Rory McIlroy clearly had visions of something special racing to five-under par after just five holes only to stall in posting a 66 at Kingsbarns Links on day two of the Alfred Dunhill Links Championship in Scotland.
It left the World No. 2 trailing four shots behind early clubhouse leader Frenchman Victor Perez who added a 68 at Carnoustie to his earlier round of 64 at St. Andrews to move to 12-under par.
England’s Matthew Jordan has since stolen a march on the field at minus-14 but there’s plenty of time for McIlroy who ignited the fireworks right from the outside in grabbing a first hole birdie, sticking his 210-yard second shot to just tap-in distance for an eagle ‘3’ at the par-5 third hole before grabbing birdies at four and five for a then share of eighth place in the Euro 4.5m event.
There was a first sign of what lay ahead when he lipped-out at nine, and while he watched his father, Gerry birdie nine, 10 and 11, McIlroy’s only other birdie of the round was a super chip shot at the par-5 12th hole again to just tap-in distance.
McIlroy left a long birdie putt just beside the cup on 14, was in a greenside bunker off the spectacular all-water carry par-3 15th and he observed walking back to the spot where he missed a 6-foot birdie on 16 disbelieving the break in the putt.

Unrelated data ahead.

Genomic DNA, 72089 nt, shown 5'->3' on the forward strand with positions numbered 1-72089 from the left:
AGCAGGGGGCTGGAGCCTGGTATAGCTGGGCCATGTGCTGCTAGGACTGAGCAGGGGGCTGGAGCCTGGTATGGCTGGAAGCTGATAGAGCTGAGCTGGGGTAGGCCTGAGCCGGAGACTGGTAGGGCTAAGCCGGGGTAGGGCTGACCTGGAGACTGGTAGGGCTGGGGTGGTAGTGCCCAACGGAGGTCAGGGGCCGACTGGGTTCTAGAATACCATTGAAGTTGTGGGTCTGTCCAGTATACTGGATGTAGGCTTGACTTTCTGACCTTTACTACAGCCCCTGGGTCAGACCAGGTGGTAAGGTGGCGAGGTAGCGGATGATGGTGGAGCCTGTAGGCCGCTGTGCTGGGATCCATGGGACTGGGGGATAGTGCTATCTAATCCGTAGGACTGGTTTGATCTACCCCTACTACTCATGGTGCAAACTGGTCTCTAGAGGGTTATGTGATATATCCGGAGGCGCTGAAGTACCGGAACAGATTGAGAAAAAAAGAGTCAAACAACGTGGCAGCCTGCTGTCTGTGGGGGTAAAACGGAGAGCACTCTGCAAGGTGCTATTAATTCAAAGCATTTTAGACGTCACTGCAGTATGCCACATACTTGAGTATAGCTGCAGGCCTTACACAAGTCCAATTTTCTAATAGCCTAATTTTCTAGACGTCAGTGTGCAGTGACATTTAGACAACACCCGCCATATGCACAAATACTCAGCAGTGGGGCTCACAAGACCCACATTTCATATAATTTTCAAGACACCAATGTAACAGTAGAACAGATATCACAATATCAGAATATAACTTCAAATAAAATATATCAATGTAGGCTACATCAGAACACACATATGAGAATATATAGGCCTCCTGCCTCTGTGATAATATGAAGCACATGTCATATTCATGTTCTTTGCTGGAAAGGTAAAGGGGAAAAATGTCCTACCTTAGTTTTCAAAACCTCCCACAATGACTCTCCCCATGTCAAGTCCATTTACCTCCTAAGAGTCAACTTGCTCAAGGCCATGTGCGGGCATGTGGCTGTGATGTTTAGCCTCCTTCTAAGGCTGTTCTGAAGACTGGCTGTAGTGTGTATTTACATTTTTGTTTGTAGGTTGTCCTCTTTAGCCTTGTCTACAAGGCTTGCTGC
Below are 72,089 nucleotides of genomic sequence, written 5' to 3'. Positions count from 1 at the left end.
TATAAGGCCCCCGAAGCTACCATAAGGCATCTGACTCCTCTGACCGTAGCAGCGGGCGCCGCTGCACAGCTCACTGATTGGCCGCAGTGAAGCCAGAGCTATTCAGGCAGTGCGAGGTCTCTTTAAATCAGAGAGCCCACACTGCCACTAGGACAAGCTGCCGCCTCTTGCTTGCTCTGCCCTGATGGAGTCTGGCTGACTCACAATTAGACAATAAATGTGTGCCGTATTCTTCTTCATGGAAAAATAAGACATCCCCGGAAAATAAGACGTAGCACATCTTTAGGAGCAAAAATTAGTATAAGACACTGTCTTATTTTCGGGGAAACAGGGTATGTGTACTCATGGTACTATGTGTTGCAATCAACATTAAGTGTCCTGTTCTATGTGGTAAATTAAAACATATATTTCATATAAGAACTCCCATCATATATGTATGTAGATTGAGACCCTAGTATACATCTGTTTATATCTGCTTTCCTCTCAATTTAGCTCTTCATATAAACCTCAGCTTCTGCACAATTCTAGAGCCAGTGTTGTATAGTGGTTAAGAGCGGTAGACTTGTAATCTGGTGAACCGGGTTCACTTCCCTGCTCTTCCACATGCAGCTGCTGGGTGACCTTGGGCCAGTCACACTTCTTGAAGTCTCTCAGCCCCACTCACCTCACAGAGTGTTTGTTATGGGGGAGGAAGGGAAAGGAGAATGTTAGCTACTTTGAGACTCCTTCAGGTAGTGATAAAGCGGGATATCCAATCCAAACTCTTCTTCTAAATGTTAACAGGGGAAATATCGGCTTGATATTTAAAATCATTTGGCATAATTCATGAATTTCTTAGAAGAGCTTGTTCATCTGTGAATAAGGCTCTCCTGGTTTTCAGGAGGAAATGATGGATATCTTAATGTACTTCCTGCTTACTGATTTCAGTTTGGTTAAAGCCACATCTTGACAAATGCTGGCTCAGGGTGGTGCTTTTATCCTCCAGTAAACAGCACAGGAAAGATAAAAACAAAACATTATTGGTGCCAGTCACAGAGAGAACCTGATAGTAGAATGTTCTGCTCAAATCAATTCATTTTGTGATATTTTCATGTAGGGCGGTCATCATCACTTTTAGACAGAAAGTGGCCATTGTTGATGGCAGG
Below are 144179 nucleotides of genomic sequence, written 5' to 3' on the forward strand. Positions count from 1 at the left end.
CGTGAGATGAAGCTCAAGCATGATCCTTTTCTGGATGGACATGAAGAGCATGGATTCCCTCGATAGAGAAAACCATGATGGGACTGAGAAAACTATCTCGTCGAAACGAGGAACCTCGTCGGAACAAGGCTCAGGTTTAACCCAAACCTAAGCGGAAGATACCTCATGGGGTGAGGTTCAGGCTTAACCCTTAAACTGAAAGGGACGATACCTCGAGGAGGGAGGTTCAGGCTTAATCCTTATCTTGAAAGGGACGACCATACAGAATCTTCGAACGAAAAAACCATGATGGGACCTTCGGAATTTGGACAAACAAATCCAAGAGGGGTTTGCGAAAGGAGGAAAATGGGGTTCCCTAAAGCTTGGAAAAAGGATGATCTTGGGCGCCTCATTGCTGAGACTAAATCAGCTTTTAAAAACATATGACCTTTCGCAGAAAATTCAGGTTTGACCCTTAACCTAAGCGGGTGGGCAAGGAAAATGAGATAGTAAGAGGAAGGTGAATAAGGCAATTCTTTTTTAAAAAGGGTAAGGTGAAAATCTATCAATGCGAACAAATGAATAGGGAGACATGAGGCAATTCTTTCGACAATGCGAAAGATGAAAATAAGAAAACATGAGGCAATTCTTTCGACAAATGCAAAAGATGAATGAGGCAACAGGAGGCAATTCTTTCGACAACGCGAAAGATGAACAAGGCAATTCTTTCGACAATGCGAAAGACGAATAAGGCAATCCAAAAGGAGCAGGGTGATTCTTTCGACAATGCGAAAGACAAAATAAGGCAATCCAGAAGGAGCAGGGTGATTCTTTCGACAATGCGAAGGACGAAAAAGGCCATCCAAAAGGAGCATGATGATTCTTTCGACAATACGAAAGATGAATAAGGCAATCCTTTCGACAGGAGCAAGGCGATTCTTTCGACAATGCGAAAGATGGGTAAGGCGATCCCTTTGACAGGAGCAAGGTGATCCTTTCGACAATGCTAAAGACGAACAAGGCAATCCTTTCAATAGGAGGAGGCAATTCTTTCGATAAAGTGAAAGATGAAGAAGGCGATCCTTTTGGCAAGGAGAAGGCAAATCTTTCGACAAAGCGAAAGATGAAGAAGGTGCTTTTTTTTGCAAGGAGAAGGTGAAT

The heavens then opened as McIlroy completed yet another round that could have easily been anything from a 59 to 63
Indeed, McIlroy one-putted his opening five holes and then added a further 23 putts in a still very respectable tally of 28 putts.
“After such a great start, I was thinking of just trying to keep it going,” he said. “I still had three of the four par-5s to play so it was all about going as low as possible.
“The conditions up until the last two holes were just so benign and the golf course was playing so easy, so not to birdie nine and to miss my birdie on 16 was a little disappointing.
“I felt I could have easily been eight-under par through nine holes but we’re right up there in the team event which is great for my dad.”
McIlroy now plays the final two rounds of the championship on the Old Course of St. Andrews where he knows how to go low having shot 63 on day one of the 2010 Open only to be blown off the course a day later in shooting an 80.
“I do know how to go low on the Old Course and if I can shoot a couple 64s over the weekend and get to 20-under par, it should have a chance to win so that’s the goal now headed to St. Andrews,” he said.
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